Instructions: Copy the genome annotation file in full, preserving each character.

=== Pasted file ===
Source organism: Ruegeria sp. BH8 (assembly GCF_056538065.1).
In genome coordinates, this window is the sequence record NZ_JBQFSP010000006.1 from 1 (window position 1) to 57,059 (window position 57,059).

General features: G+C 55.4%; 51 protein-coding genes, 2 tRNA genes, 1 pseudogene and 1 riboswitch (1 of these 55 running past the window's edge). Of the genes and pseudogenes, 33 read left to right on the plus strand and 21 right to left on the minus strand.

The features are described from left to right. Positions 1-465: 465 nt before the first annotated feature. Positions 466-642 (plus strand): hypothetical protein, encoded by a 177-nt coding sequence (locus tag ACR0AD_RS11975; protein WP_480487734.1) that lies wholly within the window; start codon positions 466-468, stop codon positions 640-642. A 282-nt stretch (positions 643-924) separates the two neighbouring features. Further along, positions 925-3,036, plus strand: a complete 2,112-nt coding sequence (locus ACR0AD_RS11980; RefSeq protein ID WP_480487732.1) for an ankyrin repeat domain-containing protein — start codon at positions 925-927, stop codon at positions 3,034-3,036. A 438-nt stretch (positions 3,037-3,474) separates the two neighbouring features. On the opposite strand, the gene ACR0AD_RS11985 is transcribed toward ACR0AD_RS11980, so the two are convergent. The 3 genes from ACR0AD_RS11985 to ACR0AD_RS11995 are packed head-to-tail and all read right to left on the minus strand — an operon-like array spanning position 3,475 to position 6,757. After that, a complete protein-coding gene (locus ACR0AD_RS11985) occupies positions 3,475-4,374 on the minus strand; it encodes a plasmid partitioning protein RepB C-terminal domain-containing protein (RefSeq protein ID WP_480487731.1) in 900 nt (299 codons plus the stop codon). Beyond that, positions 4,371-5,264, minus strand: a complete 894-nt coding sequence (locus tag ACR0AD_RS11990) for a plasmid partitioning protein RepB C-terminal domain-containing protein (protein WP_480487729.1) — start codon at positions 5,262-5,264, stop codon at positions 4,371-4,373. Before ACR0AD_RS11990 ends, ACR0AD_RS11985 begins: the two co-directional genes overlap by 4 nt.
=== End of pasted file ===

Source organism: Ruegeria sp. BH8 (assembly GCF_056538065.1).
In genome coordinates, this window is the sequence record NZ_JBQFSP010000006.1 from 1 (window position 1) to 57,059 (window position 57,059).

General features: G+C 55.4%; 51 protein-coding genes, 2 tRNA genes, 1 pseudogene and 1 riboswitch (1 of these 55 running past the window's edge). Of the genes and pseudogenes, 33 read left to right on the plus strand and 21 right to left on the minus strand.

The features are described from left to right. Positions 1-465: 465 nt before the first annotated feature. Positions 466-642 (plus strand): hypothetical protein, encoded by a 177-nt coding sequence (locus tag ACR0AD_RS11975; protein WP_480487734.1) that lies wholly within the window; start codon positions 466-468, stop codon positions 640-642. A 282-nt stretch (positions 643-924) separates the two neighbouring features. Further along, positions 925-3,036, plus strand: a complete 2,112-nt coding sequence (locus ACR0AD_RS11980; RefSeq protein ID WP_480487732.1) for an ankyrin repeat domain-containing protein — start codon at positions 925-927, stop codon at positions 3,034-3,036. A 438-nt stretch (positions 3,037-3,474) separates the two neighbouring features. On the opposite strand, the gene ACR0AD_RS11985 is transcribed toward ACR0AD_RS11980, so the two are convergent. The 3 genes from ACR0AD_RS11985 to ACR0AD_RS11995 are packed head-to-tail and all read right to left on the minus strand — an operon-like array spanning position 3,475 to position 6,757. After that, a complete protein-coding gene (locus ACR0AD_RS11985) occupies positions 3,475-4,374 on the minus strand; it encodes a plasmid partitioning protein RepB C-terminal domain-containing protein (RefSeq protein ID WP_480487731.1) in 900 nt (299 codons plus the stop codon). Beyond that, positions 4,371-5,264, minus strand: a complete 894-nt coding sequence (locus tag ACR0AD_RS11990) for a plasmid partitioning protein RepB C-terminal domain-containing protein (protein WP_480487729.1) — start codon at positions 5,262-5,264, stop codon at positions 4,371-4,373. Before ACR0AD_RS11990 ends, ACR0AD_RS11985 begins: the two co-directional genes overlap by 4 nt.